By Tom O'Connor, Executive Director, National Council for Occupational Safety and Health
2011 was a bad year for North Carolina’s Hispanic workers, especially those working in construction and agriculture. Although they make up only about seven percent of the state’s population, Latinos accounted for 30 percent of deaths on the job in NC in 2011 according to a report to be released this week in conjunction with Workers’ Memorial Day, April 28. A majority of these deaths occurred in the construction and agriculture industries and most were due to highly preventable causes.
"North Carolina Workers: Dying for a Job," produced by the Raleigh-based National Council for Occupational Safety and Health and the recently formed Triangle area Jobs with Justice chapter, found that:
- The State Department of Labor grossly understates the problem of worker deaths in NC. The NCDOL reported earlier this year that 53 people died on the job in NC in 2011. The report counted a total of 83 deaths.
- Fines imposed by Labor Commissioner Cherie Berry’s OSHA are pathetically low, even in cases of worker deaths. The median fine paid by employers in cases of worker deaths in NC in which at least one OSHA violation was found was only $3,250. These fines are far too low to act as an effective deterrent to unsafe employer behavior.
- State and local governments are using taxpayer dollars to support some employers who criminally neglect their workers’ safety and health, sometimes with tragic consequences.
The case of Triangle Grading and Paving is a prime example. Luis Castaneda Gomez, an employee of the company, told his wife that he feared for his life on his construction job. “Luis didn't want to work for the company….He would say they would force him to do stuff that was dangerous,” his wife told a reporter. But he couldn’t find any other jobs in the slow economy. Sadly, the 34 year old construction worker’s worst fears came to pass. He and a co-worker, Jesus Martinez Benitez, were sent down into a manhole on the site of a road construction project in Durham. The men had not been given oxygen detectors nor equipment that is required for work in confined spaces. Both men died from asphyxiation in the oxygen-deficient atmosphere of the manhole. The company had been awarded the contract because they were the lowest bidder, despite a long history of OSHA violations and a previous fatality. (Click here for more on this case.)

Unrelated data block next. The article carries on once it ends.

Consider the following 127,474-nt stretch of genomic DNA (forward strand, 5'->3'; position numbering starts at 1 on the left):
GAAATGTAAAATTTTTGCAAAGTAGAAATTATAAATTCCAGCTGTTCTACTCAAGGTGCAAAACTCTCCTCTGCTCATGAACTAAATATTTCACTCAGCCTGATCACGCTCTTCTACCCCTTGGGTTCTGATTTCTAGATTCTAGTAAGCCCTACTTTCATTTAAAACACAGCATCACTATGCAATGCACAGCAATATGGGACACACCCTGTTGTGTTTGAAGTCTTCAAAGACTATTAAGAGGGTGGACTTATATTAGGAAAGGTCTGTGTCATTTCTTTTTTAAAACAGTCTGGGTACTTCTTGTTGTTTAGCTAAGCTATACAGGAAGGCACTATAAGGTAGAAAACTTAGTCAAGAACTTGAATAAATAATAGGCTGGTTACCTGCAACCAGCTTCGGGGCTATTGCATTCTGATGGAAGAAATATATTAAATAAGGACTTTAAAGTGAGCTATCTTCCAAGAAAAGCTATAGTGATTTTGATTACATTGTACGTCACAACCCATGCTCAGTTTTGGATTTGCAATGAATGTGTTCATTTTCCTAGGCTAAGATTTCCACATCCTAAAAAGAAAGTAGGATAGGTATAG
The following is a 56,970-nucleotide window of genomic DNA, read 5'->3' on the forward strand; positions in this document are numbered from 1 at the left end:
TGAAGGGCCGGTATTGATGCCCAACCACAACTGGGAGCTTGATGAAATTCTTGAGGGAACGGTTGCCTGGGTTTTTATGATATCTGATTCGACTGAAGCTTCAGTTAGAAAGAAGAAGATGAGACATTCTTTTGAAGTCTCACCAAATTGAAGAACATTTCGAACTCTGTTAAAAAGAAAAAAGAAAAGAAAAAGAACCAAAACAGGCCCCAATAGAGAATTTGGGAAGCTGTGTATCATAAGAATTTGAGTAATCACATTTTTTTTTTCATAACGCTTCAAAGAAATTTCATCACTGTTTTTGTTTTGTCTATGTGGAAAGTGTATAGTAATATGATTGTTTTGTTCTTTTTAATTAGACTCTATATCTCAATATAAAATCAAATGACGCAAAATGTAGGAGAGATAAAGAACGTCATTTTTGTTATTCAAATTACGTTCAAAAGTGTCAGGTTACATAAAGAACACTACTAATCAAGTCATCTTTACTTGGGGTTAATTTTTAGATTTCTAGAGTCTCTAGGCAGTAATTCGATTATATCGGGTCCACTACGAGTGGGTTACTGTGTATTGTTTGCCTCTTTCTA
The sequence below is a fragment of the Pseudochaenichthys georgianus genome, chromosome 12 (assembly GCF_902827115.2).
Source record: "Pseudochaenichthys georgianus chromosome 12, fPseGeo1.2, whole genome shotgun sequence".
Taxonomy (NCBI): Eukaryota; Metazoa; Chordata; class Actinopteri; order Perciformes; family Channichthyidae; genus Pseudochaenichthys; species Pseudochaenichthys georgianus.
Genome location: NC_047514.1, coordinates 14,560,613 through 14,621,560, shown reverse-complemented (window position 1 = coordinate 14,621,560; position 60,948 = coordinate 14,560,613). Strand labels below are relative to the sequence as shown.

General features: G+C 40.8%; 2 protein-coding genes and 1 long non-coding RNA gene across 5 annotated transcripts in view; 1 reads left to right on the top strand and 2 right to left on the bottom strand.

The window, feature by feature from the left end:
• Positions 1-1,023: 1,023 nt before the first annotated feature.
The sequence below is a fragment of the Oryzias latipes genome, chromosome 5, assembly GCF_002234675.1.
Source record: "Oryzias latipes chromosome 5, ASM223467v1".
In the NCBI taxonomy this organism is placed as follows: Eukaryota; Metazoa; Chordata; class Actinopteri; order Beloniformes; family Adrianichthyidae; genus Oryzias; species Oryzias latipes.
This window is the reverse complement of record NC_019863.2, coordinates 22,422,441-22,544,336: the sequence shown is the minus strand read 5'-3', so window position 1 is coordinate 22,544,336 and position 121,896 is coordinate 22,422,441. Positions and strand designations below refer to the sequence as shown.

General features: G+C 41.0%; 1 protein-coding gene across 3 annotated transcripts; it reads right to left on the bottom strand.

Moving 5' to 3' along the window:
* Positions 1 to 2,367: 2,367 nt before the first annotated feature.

The groups will be releasing their report at a Workers’ Memorial Day commemoration event in front of the State Department of Labor office at 4 W. Edenton St. in downtown Raleigh on Friday April 27 at 12:00 noon.
Please come out and show your support for safe workplaces for all North Carolina workers!